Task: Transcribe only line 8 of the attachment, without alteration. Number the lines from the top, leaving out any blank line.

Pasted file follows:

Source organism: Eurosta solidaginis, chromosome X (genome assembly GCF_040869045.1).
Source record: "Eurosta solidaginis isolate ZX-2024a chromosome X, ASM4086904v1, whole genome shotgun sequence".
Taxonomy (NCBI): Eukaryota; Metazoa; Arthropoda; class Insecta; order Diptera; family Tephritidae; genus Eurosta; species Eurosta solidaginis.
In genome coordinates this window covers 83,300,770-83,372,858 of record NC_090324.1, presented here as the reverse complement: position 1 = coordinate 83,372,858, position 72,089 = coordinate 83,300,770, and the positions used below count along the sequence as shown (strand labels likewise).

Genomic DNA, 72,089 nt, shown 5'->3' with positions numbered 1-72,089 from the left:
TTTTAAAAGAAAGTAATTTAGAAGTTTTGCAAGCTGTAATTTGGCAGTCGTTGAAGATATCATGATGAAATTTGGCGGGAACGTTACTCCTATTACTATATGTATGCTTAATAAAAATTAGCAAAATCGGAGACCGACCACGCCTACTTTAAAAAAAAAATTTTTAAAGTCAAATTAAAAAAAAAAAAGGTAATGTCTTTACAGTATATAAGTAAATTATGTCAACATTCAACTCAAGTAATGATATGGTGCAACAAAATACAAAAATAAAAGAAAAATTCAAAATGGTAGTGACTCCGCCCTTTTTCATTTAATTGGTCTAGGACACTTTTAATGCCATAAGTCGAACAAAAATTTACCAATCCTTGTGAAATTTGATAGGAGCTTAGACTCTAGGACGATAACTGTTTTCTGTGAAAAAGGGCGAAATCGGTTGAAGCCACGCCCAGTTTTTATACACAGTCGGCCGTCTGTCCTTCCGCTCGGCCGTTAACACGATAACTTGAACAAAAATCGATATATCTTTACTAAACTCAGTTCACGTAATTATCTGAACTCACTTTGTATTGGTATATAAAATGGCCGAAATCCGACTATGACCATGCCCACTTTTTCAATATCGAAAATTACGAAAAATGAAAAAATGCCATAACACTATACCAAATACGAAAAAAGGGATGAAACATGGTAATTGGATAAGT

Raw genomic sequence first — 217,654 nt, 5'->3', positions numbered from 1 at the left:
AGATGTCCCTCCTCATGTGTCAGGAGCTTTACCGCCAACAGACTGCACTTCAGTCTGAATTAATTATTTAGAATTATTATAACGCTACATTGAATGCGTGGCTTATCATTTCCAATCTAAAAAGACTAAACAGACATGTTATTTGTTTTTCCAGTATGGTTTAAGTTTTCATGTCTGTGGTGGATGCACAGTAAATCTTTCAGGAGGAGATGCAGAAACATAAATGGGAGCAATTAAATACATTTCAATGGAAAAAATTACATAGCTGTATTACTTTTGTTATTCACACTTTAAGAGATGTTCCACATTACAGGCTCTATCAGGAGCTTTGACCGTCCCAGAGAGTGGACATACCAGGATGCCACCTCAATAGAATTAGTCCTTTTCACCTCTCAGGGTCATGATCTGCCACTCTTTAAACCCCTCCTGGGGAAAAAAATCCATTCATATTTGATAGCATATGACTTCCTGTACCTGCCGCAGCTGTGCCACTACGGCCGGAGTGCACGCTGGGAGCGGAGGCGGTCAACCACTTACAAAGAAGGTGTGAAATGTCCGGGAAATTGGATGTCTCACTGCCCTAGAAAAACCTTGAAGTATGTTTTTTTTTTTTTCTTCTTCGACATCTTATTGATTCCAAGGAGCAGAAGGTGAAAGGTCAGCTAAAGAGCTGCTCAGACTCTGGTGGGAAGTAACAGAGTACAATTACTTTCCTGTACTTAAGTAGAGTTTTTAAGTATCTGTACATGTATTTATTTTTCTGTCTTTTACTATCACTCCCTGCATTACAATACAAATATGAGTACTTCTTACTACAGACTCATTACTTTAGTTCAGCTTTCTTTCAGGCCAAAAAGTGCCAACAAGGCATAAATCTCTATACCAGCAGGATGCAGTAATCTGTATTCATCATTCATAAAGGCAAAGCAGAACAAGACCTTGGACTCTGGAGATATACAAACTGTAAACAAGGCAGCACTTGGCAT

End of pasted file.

AGATGTCCCTCCTCATGTGTCAGGAGCTTTACCGCCAACAGACTGCACTTCAGTCTGAATTAATTATTTAGAATTATTATAACGCTACATTGAATGCGTGGCTTATCATTTCCAATCTAAAAAGACTAAACAGACATGTTATTTGTTTTTCCAGTATGGTTTAAGTTTTCATGTCTGTGGTGGATGCACAGTAAATCTTTCAGGAGGAGATGCAGAAACATAAATGGGAGCAATTAAATACATTTCAATGGAAAAAATTACATAGCTGTATTACTTTTGTTATTCACACTTTAAGAGATGTTCCACATTACAGGCTCTATCAGGAGCTTTGACCGTCCCAGAGAGTGGACATACCAGGATGCCACCTCAATAGAATTAGTCCTTTTCACCTCTCAGGGTCATGATCTGCCACTCTTTAAACCCCTCCTGGGGAAAAAAATCCATTCATATTTGATAGCATATGACTTCCTGTACCTGCCGCAGCTGTGCCACTACGGCCGGAGTGCACGCTGGGAGCGGAGGCGGTCAACCACTTACAAAGAAGGTGTGAAATGTCCGGGAAATTGGATGTCTCACTGCCCTAGAAAAACCTTGAAGTATGTTTTTTTTTTTTTCTTCTTCGACATCTTATTGATTCCAAGGAGCAGAAGGTGAAAGGTCAGCTAAAGAGCTGCTCAGACTCTGGTGGGAAGTAACAGAGTACAATTACTTTCCTGTACTTAAGTAGAGTTTTTAAGTATCTGTACATGTATTTATTTTTCTGTCTTTTACTATCACTCCCTGCATTACAATACAAATATGAGTACTTCTTACTACAGACTCATTACTTTAGTTCAGCTTTCTTTCAGGCCAAAAAGTGCCAACAAGGCATAAATCTCTATACCAGCAGGATGCAGTAATCTGTATTCATCATTCATAAAGGCAAAGCAGAACAAGACCTTGGACTCTGGAGATATACAAACTGTAAACAAGGCAGCACTTGGCAT